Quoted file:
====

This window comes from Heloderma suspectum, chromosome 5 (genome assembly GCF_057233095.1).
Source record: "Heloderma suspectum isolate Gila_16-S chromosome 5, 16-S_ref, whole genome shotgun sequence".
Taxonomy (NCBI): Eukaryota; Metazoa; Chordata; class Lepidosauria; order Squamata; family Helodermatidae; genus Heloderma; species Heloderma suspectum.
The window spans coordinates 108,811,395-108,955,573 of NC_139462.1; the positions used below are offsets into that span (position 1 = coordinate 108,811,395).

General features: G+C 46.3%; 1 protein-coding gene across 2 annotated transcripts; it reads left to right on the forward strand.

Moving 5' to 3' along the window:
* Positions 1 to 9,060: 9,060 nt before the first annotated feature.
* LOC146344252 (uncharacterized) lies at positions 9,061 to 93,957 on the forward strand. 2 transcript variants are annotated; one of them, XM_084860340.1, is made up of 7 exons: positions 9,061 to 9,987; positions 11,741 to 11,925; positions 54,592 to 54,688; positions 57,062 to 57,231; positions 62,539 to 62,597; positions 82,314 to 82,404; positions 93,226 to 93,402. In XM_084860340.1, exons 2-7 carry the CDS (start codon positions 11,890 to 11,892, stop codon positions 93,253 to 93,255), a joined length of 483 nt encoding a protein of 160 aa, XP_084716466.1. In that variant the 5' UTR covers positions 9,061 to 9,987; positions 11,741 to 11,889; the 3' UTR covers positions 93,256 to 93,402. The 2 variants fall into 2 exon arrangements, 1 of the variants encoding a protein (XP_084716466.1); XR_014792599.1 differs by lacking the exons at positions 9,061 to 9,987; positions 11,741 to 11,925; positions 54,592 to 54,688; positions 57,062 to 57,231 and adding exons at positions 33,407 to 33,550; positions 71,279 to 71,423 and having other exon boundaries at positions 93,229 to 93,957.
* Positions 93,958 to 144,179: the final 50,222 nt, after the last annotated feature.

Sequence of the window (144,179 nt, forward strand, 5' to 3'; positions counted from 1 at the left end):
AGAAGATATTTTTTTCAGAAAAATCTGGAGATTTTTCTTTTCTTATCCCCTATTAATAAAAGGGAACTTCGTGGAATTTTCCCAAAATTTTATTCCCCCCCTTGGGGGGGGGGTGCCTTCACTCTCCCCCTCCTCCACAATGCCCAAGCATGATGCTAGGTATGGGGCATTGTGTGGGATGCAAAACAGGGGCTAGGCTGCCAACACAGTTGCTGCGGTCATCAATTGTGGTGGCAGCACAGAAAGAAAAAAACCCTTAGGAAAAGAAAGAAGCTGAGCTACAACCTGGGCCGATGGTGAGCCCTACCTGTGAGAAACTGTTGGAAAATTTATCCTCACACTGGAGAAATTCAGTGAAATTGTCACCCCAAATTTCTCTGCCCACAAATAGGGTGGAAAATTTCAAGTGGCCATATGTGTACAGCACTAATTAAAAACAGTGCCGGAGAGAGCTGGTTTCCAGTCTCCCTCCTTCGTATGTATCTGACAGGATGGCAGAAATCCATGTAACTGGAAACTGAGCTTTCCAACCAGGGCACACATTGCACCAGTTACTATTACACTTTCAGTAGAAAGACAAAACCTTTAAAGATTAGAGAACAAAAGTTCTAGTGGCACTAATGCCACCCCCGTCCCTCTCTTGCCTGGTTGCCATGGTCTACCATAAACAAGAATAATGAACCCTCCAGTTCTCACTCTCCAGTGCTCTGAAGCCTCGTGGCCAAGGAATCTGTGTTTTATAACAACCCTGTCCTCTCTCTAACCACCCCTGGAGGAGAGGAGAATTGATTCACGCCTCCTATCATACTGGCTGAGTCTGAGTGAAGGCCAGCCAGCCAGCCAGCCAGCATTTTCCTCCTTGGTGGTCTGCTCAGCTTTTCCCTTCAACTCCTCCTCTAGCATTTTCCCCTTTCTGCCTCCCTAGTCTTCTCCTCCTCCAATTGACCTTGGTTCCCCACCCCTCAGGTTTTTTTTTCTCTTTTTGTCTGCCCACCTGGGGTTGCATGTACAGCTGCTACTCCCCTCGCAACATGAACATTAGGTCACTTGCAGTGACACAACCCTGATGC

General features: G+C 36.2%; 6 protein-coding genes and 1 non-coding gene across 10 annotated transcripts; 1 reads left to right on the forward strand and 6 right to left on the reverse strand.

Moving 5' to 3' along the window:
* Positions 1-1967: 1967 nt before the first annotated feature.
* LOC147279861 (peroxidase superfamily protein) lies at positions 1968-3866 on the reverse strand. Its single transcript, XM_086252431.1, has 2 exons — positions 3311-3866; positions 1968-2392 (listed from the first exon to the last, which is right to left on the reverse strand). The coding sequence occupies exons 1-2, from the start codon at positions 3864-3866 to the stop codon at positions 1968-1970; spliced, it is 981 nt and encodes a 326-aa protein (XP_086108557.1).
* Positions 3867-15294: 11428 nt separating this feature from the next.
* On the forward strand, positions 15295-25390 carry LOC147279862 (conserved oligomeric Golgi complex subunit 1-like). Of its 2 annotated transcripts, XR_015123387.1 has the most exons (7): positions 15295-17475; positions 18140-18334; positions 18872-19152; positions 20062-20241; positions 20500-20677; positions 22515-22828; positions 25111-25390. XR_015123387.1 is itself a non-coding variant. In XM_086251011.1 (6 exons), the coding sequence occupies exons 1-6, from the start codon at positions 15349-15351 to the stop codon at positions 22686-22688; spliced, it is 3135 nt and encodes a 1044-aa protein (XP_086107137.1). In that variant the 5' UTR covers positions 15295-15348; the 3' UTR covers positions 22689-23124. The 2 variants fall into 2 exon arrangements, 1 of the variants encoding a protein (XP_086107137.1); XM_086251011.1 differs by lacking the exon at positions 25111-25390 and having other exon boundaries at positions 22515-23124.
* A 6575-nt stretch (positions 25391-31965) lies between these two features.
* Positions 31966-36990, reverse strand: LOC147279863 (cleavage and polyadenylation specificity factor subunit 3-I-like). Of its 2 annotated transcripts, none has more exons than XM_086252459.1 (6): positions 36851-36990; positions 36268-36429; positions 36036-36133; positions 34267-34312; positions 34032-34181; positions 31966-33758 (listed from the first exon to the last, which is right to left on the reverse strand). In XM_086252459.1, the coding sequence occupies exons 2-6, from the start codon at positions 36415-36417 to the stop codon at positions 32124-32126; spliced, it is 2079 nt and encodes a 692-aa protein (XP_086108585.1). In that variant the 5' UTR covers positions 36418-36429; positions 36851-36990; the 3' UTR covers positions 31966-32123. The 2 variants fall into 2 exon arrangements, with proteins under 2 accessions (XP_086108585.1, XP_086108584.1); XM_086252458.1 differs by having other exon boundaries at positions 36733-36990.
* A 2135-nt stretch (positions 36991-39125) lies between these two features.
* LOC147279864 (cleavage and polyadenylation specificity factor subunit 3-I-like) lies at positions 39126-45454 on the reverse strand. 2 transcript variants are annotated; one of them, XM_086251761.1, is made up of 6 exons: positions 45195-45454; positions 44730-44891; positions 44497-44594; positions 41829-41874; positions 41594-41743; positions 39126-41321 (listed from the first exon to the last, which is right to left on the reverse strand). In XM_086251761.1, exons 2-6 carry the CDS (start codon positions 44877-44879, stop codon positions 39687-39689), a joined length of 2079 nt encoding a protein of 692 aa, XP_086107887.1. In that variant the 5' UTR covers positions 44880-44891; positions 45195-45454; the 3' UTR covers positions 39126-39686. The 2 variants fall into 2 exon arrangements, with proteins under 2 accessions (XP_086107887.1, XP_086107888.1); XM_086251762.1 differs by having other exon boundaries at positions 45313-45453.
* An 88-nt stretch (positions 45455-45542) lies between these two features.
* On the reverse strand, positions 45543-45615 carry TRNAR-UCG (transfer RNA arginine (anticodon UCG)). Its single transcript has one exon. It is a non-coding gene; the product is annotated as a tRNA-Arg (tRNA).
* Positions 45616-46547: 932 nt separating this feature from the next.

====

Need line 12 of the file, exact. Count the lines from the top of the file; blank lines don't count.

General features: G+C 36.2%; 6 protein-coding genes and 1 non-coding gene across 10 annotated transcripts; 1 reads left to right on the forward strand and 6 right to left on the reverse strand.